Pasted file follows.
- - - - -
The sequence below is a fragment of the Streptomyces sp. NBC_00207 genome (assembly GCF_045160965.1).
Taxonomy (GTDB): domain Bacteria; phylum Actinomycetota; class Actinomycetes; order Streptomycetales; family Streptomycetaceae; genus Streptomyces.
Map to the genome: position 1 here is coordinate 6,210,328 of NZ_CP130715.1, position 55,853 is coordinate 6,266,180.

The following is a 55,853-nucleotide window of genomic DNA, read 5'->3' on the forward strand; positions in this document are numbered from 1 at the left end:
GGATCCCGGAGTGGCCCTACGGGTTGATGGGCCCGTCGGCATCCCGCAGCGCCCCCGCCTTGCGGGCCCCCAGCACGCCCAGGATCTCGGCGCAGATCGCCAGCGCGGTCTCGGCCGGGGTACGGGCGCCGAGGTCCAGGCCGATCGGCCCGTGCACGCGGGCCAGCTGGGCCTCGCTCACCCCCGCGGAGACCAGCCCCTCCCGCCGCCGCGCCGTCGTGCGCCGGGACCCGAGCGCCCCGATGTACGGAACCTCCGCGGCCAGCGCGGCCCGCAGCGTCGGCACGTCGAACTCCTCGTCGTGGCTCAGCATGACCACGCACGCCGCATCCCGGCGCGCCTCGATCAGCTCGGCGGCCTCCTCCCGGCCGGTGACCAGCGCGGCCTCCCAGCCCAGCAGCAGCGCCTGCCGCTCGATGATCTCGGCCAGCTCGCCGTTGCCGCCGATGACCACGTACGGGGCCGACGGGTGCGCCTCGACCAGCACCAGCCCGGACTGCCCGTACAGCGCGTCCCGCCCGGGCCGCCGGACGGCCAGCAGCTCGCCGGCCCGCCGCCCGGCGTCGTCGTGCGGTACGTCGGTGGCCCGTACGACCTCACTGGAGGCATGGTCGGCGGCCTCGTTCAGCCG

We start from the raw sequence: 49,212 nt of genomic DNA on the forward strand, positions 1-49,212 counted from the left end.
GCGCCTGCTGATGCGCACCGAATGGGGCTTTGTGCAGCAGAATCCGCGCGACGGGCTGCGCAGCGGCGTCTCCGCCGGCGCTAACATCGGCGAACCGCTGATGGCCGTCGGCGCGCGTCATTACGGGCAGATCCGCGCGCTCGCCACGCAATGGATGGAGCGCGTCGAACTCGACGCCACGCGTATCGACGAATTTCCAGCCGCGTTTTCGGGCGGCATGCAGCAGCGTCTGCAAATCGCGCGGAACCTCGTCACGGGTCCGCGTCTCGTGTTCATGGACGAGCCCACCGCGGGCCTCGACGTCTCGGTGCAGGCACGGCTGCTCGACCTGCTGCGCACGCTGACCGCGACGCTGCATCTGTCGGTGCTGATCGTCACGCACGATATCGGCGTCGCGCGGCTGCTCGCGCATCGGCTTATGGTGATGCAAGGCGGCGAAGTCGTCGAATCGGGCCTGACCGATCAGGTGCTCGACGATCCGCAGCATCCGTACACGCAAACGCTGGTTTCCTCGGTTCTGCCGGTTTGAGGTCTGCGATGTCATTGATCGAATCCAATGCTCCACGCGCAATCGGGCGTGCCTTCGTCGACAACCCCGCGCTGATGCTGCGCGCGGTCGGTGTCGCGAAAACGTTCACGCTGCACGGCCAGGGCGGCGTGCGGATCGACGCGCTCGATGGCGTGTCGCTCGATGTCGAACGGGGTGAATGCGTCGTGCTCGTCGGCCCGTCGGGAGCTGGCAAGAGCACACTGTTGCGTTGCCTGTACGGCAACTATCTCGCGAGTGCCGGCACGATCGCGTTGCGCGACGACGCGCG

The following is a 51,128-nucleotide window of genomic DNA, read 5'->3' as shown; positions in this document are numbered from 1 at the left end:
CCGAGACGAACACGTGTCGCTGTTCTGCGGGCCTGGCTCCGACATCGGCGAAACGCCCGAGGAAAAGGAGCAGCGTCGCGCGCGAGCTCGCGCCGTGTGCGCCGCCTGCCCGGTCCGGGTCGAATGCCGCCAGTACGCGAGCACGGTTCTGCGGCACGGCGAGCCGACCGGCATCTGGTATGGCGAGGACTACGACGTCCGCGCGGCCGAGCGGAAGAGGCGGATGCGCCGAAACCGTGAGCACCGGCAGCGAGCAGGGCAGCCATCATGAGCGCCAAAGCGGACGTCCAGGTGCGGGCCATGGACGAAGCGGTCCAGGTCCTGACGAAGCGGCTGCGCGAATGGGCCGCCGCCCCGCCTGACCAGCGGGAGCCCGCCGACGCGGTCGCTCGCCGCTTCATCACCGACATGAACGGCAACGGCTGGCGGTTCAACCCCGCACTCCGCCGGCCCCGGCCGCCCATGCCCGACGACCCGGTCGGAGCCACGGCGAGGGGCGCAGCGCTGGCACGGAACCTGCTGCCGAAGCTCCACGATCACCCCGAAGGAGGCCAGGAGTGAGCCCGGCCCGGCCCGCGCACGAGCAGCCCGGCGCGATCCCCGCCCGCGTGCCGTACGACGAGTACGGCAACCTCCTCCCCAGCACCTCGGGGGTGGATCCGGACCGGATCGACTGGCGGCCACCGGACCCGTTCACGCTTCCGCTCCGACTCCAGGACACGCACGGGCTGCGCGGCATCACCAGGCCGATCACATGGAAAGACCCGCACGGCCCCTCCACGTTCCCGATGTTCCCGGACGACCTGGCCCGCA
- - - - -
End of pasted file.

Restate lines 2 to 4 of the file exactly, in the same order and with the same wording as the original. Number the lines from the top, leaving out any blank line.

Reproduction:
Taxonomy (GTDB): domain Bacteria; phylum Actinomycetota; class Actinomycetes; order Streptomycetales; family Streptomycetaceae; genus Streptomyces.
Map to the genome: position 1 here is coordinate 6,210,328 of NZ_CP130715.1, position 55,853 is coordinate 6,266,180.

The following is a 55,853-nucleotide window of genomic DNA, read 5'->3' on the forward strand; positions in this document are numbered from 1 at the left end: